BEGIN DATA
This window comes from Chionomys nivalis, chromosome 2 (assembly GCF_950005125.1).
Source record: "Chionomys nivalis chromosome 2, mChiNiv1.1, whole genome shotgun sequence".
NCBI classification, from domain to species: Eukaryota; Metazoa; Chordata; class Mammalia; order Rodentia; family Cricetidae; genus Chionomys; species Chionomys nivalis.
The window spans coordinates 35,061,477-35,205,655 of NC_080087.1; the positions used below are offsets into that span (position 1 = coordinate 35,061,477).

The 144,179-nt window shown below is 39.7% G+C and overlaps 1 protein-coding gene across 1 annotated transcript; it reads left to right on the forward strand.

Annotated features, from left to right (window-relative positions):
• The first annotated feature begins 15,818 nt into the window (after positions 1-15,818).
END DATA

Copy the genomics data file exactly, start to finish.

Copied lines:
This window comes from Chionomys nivalis, chromosome 2 (assembly GCF_950005125.1).
Source record: "Chionomys nivalis chromosome 2, mChiNiv1.1, whole genome shotgun sequence".
NCBI classification, from domain to species: Eukaryota; Metazoa; Chordata; class Mammalia; order Rodentia; family Cricetidae; genus Chionomys; species Chionomys nivalis.
The window spans coordinates 35,061,477-35,205,655 of NC_080087.1; the positions used below are offsets into that span (position 1 = coordinate 35,061,477).

The 144,179-nt window shown below is 39.7% G+C and overlaps 1 protein-coding gene across 1 annotated transcript; it reads left to right on the forward strand.

Annotated features, from left to right (window-relative positions):
• The first annotated feature begins 15,818 nt into the window (after positions 1-15,818).